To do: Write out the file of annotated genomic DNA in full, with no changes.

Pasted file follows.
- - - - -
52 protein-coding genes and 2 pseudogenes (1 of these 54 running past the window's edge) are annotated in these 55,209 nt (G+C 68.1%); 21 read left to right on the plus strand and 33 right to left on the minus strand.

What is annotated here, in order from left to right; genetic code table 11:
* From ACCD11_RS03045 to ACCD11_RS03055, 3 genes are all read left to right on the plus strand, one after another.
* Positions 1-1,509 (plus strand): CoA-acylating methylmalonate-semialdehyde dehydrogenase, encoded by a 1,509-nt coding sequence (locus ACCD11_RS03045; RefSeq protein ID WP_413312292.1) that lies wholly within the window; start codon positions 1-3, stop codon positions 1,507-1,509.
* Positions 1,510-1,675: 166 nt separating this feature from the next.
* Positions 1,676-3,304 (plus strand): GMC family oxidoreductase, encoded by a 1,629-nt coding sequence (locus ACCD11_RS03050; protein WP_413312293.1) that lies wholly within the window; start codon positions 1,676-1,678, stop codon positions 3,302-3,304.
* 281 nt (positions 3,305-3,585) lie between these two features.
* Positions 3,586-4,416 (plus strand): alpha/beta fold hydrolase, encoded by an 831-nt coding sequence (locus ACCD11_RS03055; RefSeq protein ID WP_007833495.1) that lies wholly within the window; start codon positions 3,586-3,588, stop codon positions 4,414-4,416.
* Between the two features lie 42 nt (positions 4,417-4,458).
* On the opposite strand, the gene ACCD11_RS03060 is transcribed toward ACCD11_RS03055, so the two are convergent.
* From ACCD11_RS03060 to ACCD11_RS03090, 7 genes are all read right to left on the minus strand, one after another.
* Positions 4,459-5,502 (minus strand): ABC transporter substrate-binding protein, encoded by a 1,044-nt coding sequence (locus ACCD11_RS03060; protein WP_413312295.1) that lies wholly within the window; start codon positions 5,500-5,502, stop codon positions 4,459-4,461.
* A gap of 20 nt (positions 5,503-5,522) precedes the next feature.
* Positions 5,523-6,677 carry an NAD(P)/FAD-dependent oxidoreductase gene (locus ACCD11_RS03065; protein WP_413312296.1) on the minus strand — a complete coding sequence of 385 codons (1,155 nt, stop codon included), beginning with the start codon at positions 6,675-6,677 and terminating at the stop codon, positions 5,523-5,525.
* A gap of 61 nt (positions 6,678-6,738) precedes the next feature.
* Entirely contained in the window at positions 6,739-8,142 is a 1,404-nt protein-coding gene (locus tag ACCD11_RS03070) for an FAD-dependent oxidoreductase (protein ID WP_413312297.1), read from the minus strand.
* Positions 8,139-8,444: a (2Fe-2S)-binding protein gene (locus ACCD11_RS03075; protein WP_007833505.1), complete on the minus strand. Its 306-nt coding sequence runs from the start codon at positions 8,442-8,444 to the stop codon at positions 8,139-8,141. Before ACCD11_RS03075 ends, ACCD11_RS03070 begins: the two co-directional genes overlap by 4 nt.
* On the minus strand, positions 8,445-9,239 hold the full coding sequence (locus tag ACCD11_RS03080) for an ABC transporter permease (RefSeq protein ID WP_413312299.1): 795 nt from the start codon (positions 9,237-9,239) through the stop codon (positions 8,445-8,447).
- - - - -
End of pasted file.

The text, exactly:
52 protein-coding genes and 2 pseudogenes (1 of these 54 running past the window's edge) are annotated in these 55,209 nt (G+C 68.1%); 21 read left to right on the plus strand and 33 right to left on the minus strand.

What is annotated here, in order from left to right; genetic code table 11:
* From ACCD11_RS03045 to ACCD11_RS03055, 3 genes are all read left to right on the plus strand, one after another.
* Positions 1-1,509 (plus strand): CoA-acylating methylmalonate-semialdehyde dehydrogenase, encoded by a 1,509-nt coding sequence (locus ACCD11_RS03045; RefSeq protein ID WP_413312292.1) that lies wholly within the window; start codon positions 1-3, stop codon positions 1,507-1,509.
* Positions 1,510-1,675: 166 nt separating this feature from the next.
* Positions 1,676-3,304 (plus strand): GMC family oxidoreductase, encoded by a 1,629-nt coding sequence (locus ACCD11_RS03050; protein WP_413312293.1) that lies wholly within the window; start codon positions 1,676-1,678, stop codon positions 3,302-3,304.
* 281 nt (positions 3,305-3,585) lie between these two features.
* Positions 3,586-4,416 (plus strand): alpha/beta fold hydrolase, encoded by an 831-nt coding sequence (locus ACCD11_RS03055; RefSeq protein ID WP_007833495.1) that lies wholly within the window; start codon positions 3,586-3,588, stop codon positions 4,414-4,416.
* Between the two features lie 42 nt (positions 4,417-4,458).
* On the opposite strand, the gene ACCD11_RS03060 is transcribed toward ACCD11_RS03055, so the two are convergent.
* From ACCD11_RS03060 to ACCD11_RS03090, 7 genes are all read right to left on the minus strand, one after another.
* Positions 4,459-5,502 (minus strand): ABC transporter substrate-binding protein, encoded by a 1,044-nt coding sequence (locus ACCD11_RS03060; protein WP_413312295.1) that lies wholly within the window; start codon positions 5,500-5,502, stop codon positions 4,459-4,461.
* A gap of 20 nt (positions 5,503-5,522) precedes the next feature.
* Positions 5,523-6,677 carry an NAD(P)/FAD-dependent oxidoreductase gene (locus ACCD11_RS03065; protein WP_413312296.1) on the minus strand — a complete coding sequence of 385 codons (1,155 nt, stop codon included), beginning with the start codon at positions 6,675-6,677 and terminating at the stop codon, positions 5,523-5,525.
* A gap of 61 nt (positions 6,678-6,738) precedes the next feature.
* Entirely contained in the window at positions 6,739-8,142 is a 1,404-nt protein-coding gene (locus tag ACCD11_RS03070) for an FAD-dependent oxidoreductase (protein ID WP_413312297.1), read from the minus strand.
* Positions 8,139-8,444: a (2Fe-2S)-binding protein gene (locus ACCD11_RS03075; protein WP_007833505.1), complete on the minus strand. Its 306-nt coding sequence runs from the start codon at positions 8,442-8,444 to the stop codon at positions 8,139-8,141. Before ACCD11_RS03075 ends, ACCD11_RS03070 begins: the two co-directional genes overlap by 4 nt.
* On the minus strand, positions 8,445-9,239 hold the full coding sequence (locus tag ACCD11_RS03080) for an ABC transporter permease (RefSeq protein ID WP_413312299.1): 795 nt from the start codon (positions 9,237-9,239) through the stop codon (positions 8,445-8,447).